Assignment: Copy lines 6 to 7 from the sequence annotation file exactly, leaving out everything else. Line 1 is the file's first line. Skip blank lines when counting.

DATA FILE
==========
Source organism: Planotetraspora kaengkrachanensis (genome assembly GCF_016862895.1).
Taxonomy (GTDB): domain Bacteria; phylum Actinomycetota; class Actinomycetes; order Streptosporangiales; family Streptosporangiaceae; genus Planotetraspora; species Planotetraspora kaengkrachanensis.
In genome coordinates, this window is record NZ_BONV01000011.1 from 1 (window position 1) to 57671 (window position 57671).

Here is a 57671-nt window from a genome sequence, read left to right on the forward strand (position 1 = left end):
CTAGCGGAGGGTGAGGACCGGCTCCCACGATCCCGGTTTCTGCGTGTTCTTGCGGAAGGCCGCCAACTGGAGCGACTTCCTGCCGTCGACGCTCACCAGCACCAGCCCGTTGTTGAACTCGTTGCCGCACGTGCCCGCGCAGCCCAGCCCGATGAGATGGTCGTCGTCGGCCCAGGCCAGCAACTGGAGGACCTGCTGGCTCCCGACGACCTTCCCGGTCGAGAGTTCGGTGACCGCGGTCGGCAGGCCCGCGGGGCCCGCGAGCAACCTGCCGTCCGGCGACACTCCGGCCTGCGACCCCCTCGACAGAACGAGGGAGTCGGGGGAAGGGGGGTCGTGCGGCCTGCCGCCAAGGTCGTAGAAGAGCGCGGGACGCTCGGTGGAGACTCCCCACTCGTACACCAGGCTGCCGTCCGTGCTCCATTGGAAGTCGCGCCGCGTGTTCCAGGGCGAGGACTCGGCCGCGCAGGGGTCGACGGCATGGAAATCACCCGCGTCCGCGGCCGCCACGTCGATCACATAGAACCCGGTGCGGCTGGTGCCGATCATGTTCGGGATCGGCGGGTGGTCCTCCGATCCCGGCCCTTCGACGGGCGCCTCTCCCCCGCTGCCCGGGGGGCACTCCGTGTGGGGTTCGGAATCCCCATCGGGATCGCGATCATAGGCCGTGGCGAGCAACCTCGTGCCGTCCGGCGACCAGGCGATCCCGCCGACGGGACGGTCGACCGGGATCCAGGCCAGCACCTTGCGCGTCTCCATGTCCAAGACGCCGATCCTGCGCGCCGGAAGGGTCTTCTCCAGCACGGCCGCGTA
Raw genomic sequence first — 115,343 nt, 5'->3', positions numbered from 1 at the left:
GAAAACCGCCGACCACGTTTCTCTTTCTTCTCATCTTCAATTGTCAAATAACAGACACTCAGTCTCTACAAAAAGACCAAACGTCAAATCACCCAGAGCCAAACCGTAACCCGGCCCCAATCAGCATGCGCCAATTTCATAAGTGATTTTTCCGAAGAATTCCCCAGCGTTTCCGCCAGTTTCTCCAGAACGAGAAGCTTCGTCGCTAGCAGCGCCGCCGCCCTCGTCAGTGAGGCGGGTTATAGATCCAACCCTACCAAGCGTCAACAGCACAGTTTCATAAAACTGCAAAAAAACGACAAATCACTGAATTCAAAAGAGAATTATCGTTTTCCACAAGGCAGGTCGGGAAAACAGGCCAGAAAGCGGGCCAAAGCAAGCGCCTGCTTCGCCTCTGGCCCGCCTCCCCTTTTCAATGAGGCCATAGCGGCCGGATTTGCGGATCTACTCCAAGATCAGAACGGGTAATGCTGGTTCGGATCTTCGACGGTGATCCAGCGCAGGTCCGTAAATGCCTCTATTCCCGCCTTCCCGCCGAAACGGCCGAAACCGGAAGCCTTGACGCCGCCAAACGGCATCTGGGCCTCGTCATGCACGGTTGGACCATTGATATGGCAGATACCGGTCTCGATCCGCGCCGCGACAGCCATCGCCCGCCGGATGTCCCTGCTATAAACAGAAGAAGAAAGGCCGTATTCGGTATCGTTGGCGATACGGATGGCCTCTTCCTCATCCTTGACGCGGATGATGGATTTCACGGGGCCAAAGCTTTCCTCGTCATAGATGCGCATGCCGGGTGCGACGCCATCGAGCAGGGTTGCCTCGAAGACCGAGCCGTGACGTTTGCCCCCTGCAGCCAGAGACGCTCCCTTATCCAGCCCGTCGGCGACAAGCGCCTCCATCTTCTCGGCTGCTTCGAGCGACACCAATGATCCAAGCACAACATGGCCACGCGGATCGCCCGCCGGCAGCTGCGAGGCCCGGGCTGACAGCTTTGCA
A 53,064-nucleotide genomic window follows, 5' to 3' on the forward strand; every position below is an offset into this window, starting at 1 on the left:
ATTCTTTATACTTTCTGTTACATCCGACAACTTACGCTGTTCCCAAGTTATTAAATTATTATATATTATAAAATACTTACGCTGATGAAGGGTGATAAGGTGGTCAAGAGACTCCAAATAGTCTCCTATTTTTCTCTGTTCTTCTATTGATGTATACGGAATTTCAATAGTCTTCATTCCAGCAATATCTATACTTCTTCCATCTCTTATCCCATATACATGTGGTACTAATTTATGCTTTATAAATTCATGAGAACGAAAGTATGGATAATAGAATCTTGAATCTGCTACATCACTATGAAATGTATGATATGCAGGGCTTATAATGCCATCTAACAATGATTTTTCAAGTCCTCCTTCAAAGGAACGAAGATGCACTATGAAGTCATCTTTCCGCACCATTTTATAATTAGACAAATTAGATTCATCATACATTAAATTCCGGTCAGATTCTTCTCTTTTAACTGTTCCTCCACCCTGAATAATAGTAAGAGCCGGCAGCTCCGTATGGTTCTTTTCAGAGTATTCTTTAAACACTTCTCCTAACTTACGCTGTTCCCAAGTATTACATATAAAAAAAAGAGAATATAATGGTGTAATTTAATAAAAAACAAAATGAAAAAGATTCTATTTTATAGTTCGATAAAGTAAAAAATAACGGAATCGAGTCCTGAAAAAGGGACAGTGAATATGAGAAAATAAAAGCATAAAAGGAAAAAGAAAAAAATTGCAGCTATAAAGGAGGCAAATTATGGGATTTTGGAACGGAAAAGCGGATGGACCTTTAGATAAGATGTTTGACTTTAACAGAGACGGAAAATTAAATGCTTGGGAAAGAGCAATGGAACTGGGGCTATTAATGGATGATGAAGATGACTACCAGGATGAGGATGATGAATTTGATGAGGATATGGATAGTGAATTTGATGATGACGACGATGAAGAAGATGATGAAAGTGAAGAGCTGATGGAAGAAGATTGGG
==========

Raw genomic sequence first — 115,343 nt, 5'->3', positions numbered from 1 at the left:
GAAAACCGCCGACCACGTTTCTCTTTCTTCTCATCTTCAATTGTCAAATAACAGACACTCAGTCTCTACAAAAAGACCAAACGTCAAATCACCCAGAGCCAAACCGTAACCCGGCCCCAATCAGCATGCGCCAATTTCATAAGTGATTTTTCCGAAGAATTCCCCAGCGTTTCCGCCAGTTTCTCCAGAACGAGAAGCTTCGTCGCTAGCAGCGCCGCCGCCCTCGTCAGTGAGGCGGGTTATAGATCCAACCCTACCAAGCGTCAACAGCACAGTTTCATAAAACTGCAAAAAAACGACAAATCACTGAATTCAAAAGAGAATTATCGTTTTCCACAAGGCAGGTCGGGAAAACAGGCCAGAAAGCGGGCCAAAGCAAGCGCCTGCTTCGCCTCTGGCCCGCCTCCCCTTTTCAATGAGGCCATAGCGGCCGGATTTGCGGATCTACTCCAAGATCAGAACGGGTAATGCTGGTTCGGATCTTCGACGGTGATCCAGCGCAGGTCCGTAAATGCCTCTATTCCCGCCTTCCCGCCGAAACGGCCGAAACCGGAAGCCTTGACGCCGCCAAACGGCATCTGGGCCTCGTCATGCACGGTTGGACCATTGATATGGCAGATACCGGTCTCGATCCGCGCCGCGACAGCCATCGCCCGCCGGATGTCCCTGCTATAAACAGAAGAAGAAAGGCCGTATTCGGTATCGTTGGCGATACGGATGGCCTCTTCCTCATCCTTGACGCGGATGATGGATTTCACGGGGCCAAAGCTTTCCTCGTCATAGATGCGCATGCCGGGTGCGACGCCATCGAGCAGGGTTGCCTCGAAGACCGAGCCGTGACGTTTGCCCCCTGCAGCCAGAGACGCTCCCTTATCCAGCCCGTCGGCGACAAGCGCCTCCATCTTCTCGGCTGCTTCGAGCGACACCAATGATCCAAGCACAACATGGCCACGCGGATCGCCCGCCGGCAGCTGCGAGGCCCGGGCTGACAGCTTTGCA